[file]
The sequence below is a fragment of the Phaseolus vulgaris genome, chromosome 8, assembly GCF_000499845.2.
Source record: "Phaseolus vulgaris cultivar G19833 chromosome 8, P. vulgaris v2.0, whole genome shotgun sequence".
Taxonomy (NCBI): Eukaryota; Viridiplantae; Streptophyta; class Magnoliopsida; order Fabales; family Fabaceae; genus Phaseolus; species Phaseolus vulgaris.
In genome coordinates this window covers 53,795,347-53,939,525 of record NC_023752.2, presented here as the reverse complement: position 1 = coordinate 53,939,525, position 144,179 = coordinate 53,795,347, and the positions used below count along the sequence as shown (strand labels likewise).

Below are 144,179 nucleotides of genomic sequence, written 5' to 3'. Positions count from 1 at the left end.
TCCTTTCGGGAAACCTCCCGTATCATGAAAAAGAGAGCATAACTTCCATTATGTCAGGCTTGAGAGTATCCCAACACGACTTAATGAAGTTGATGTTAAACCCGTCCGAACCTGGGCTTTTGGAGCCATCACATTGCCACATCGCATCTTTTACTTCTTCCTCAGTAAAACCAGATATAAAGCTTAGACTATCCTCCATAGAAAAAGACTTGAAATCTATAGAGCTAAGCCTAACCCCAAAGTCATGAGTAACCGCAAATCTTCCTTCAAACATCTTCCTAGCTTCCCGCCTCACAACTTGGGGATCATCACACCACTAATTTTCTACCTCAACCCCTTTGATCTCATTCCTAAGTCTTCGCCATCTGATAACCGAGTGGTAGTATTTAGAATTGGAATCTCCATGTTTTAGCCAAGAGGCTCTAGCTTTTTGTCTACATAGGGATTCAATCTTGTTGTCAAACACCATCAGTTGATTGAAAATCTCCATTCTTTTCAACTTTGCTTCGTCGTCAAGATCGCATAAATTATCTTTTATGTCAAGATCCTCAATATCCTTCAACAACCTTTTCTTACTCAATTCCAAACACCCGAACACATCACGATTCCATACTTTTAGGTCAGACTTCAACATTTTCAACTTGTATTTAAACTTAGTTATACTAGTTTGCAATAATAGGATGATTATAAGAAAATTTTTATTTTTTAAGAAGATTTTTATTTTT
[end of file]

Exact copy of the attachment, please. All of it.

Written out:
The sequence below is a fragment of the Phaseolus vulgaris genome, chromosome 8, assembly GCF_000499845.2.
Source record: "Phaseolus vulgaris cultivar G19833 chromosome 8, P. vulgaris v2.0, whole genome shotgun sequence".
Taxonomy (NCBI): Eukaryota; Viridiplantae; Streptophyta; class Magnoliopsida; order Fabales; family Fabaceae; genus Phaseolus; species Phaseolus vulgaris.
In genome coordinates this window covers 53,795,347-53,939,525 of record NC_023752.2, presented here as the reverse complement: position 1 = coordinate 53,939,525, position 144,179 = coordinate 53,795,347, and the positions used below count along the sequence as shown (strand labels likewise).

Below are 144,179 nucleotides of genomic sequence, written 5' to 3'. Positions count from 1 at the left end.
TCCTTTCGGGAAACCTCCCGTATCATGAAAAAGAGAGCATAACTTCCATTATGTCAGGCTTGAGAGTATCCCAACACGACTTAATGAAGTTGATGTTAAACCCGTCCGAACCTGGGCTTTTGGAGCCATCACATTGCCACATCGCATCTTTTACTTCTTCCTCAGTAAAACCAGATATAAAGCTTAGACTATCCTCCATAGAAAAAGACTTGAAATCTATAGAGCTAAGCCTAACCCCAAAGTCATGAGTAACCGCAAATCTTCCTTCAAACATCTTCCTAGCTTCCCGCCTCACAACTTGGGGATCATCACACCACTAATTTTCTACCTCAACCCCTTTGATCTCATTCCTAAGTCTTCGCCATCTGATAACCGAGTGGTAGTATTTAGAATTGGAATCTCCATGTTTTAGCCAAGAGGCTCTAGCTTTTTGTCTACATAGGGATTCAATCTTGTTGTCAAACACCATCAGTTGATTGAAAATCTCCATTCTTTTCAACTTTGCTTCGTCGTCAAGATCGCATAAATTATCTTTTATGTCAAGATCCTCAATATCCTTCAACAACCTTTTCTTACTCAATTCCAAACACCCGAACACATCACGATTCCATACTTTTAGGTCAGACTTCAACATTTTCAACTTGTATTTAAACTTAGTTATACTAGTTTGCAATAATAGGATGATTATAAGAAAATTTTTATTTTTTAAGAAGATTTTTATTTTT